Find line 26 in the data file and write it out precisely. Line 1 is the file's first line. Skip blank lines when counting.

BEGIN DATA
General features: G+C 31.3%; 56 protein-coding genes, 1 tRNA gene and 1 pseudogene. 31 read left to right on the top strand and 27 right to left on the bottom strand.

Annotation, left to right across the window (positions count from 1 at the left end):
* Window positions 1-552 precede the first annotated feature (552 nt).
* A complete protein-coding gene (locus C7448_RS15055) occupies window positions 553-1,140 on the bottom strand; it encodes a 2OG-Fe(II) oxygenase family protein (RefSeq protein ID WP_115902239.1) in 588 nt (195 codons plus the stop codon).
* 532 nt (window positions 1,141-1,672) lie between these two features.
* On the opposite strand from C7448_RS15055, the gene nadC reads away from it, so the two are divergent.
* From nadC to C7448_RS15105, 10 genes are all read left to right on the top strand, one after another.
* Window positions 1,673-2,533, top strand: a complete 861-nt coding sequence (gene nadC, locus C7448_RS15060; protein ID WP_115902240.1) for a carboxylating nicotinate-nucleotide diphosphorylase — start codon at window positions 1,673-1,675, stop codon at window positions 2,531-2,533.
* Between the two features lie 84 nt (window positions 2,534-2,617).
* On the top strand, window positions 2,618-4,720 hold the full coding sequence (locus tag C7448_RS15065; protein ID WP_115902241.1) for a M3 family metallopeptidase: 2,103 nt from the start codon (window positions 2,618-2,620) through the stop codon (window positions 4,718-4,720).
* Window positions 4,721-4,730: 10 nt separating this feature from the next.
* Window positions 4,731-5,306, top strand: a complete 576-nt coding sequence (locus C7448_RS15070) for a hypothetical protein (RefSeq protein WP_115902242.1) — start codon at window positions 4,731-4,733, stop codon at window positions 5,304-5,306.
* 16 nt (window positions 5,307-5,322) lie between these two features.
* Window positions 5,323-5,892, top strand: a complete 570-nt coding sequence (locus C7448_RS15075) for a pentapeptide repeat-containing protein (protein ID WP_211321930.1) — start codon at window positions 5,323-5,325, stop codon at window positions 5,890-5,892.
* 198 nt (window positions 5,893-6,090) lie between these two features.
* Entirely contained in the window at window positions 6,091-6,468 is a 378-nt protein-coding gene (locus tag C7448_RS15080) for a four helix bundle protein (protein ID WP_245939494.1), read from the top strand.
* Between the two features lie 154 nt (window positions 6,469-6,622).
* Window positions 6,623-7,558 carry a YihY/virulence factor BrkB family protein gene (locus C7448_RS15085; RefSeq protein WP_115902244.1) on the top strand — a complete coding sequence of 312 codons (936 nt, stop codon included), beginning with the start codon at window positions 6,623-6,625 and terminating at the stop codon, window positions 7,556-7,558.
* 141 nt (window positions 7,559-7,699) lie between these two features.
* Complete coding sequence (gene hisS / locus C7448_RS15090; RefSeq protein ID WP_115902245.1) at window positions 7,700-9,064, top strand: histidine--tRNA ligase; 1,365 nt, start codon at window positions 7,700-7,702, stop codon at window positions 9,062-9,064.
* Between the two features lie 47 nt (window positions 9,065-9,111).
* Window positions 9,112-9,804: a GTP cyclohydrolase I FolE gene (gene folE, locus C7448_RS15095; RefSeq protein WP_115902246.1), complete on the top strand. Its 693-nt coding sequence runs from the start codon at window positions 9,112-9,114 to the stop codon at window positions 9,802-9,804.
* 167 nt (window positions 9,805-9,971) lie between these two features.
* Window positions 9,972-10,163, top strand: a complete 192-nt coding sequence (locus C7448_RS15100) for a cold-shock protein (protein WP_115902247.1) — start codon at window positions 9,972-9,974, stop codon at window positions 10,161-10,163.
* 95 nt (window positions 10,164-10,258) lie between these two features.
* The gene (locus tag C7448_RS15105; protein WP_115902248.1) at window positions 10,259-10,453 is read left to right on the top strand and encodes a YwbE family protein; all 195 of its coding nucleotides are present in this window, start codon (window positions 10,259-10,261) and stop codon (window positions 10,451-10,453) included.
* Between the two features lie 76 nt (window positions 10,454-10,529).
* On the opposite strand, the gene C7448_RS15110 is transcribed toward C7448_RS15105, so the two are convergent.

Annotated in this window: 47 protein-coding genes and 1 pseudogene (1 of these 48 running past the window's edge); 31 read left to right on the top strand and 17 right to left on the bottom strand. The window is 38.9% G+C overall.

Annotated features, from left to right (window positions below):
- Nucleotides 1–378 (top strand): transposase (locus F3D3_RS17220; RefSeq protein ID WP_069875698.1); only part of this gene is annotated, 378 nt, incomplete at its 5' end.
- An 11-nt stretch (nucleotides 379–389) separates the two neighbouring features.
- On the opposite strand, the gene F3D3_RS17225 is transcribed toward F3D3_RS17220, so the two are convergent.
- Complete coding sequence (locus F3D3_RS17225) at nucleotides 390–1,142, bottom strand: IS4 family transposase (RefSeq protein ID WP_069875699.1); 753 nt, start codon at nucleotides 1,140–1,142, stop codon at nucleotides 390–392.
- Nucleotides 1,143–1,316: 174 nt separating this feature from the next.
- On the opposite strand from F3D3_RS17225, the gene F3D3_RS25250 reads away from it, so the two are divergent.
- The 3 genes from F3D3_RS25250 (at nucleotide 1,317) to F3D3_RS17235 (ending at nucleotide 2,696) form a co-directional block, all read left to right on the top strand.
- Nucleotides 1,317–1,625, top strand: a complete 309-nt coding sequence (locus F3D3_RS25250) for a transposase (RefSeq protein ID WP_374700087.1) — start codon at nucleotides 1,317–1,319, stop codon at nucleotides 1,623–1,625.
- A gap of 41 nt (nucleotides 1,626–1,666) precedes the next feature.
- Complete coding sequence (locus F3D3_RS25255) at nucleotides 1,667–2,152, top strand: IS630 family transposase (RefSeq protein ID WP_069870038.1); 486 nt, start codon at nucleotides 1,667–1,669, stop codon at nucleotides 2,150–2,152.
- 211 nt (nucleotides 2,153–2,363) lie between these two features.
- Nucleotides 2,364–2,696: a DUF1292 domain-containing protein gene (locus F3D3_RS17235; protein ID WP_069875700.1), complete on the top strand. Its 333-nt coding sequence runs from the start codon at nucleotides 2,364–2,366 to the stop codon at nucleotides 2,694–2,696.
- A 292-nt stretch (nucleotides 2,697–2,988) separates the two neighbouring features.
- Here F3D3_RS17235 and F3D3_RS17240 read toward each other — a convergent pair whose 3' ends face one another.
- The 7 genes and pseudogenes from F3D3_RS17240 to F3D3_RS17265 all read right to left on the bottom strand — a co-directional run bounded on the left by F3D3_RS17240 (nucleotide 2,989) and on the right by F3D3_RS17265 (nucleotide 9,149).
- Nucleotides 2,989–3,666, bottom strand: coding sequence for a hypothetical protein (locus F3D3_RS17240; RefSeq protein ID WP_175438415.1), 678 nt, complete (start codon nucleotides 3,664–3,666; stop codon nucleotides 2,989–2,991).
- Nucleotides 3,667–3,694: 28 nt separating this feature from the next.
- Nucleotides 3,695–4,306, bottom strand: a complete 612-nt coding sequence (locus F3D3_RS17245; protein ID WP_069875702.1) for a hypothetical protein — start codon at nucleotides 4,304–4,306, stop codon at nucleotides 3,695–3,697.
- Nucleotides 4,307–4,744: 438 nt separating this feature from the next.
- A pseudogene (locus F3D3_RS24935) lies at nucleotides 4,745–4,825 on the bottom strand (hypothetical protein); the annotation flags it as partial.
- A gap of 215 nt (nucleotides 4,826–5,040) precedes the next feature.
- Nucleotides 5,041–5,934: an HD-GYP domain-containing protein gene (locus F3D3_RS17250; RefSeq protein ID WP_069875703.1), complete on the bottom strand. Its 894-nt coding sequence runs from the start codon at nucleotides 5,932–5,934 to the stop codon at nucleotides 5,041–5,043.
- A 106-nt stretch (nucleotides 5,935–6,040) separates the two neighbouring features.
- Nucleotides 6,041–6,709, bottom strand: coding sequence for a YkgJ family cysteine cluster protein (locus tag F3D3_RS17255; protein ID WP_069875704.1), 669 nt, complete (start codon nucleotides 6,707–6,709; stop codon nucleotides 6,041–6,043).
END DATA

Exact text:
* The gene (locus tag C7448_RS15105; protein WP_115902248.1) at window positions 10,259-10,453 is read left to right on the top strand and encodes a YwbE family protein; all 195 of its coding nucleotides are present in this window, start codon (window positions 10,259-10,261) and stop codon (window positions 10,451-10,453) included.